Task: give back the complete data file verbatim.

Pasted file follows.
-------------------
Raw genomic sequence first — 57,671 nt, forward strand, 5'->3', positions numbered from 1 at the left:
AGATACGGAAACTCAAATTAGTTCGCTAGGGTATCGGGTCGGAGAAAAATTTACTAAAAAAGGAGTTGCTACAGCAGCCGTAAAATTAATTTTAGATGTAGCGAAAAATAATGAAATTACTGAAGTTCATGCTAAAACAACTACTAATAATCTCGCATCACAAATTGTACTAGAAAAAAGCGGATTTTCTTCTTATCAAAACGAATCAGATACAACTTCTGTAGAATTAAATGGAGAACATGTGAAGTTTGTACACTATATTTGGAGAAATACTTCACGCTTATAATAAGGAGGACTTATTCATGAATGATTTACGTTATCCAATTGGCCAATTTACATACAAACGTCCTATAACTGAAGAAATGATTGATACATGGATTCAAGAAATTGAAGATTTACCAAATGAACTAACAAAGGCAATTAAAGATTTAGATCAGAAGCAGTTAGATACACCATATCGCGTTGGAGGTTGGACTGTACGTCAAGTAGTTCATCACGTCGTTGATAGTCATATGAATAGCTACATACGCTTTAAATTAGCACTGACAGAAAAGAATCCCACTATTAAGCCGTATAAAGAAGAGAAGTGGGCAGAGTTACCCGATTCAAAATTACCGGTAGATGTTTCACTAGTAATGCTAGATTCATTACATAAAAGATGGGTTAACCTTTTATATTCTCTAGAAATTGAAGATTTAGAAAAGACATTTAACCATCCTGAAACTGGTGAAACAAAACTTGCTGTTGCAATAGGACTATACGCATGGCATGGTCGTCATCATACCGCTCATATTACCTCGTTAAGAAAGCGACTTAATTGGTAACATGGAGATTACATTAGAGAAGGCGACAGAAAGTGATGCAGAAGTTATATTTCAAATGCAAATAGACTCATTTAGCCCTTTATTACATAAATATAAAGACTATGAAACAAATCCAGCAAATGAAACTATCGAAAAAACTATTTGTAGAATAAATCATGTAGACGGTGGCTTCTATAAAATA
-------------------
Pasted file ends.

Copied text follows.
Raw genomic sequence first — 57,671 nt, forward strand, 5'->3', positions numbered from 1 at the left:
AGATACGGAAACTCAAATTAGTTCGCTAGGGTATCGGGTCGGAGAAAAATTTACTAAAAAAGGAGTTGCTACAGCAGCCGTAAAATTAATTTTAGATGTAGCGAAAAATAATGAAATTACTGAAGTTCATGCTAAAACAACTACTAATAATCTCGCATCACAAATTGTACTAGAAAAAAGCGGATTTTCTTCTTATCAAAACGAATCAGATACAACTTCTGTAGAATTAAATGGAGAACATGTGAAGTTTGTACACTATATTTGGAGAAATACTTCACGCTTATAATAAGGAGGACTTATTCATGAATGATTTACGTTATCCAATTGGCCAATTTACATACAAACGTCCTATAACTGAAGAAATGATTGATACATGGATTCAAGAAATTGAAGATTTACCAAATGAACTAACAAAGGCAATTAAAGATTTAGATCAGAAGCAGTTAGATACACCATATCGCGTTGGAGGTTGGACTGTACGTCAAGTAGTTCATCACGTCGTTGATAGTCATATGAATAGCTACATACGCTTTAAATTAGCACTGACAGAAAAGAATCCCACTATTAAGCCGTATAAAGAAGAGAAGTGGGCAGAGTTACCCGATTCAAAATTACCGGTAGATGTTTCACTAGTAATGCTAGATTCATTACATAAAAGATGGGTTAACCTTTTATATTCTCTAGAAATTGAAGATTTAGAAAAGACATTTAACCATCCTGAAACTGGTGAAACAAAACTTGCTGTTGCAATAGGACTATACGCATGGCATGGTCGTCATCATACCGCTCATATTACCTCGTTAAGAAAGCGACTTAATTGGTAACATGGAGATTACATTAGAGAAGGCGACAGAAAGTGATGCAGAAGTTATATTTCAAATGCAAATAGACTCATTTAGCCCTTTATTACATAAATATAAAGACTATGAAACAAATCCAGCAAATGAAACTATCGAAAAAACTATTTGTAGAATAAATCATGTAGACGGTGGCTTCTATAAAATA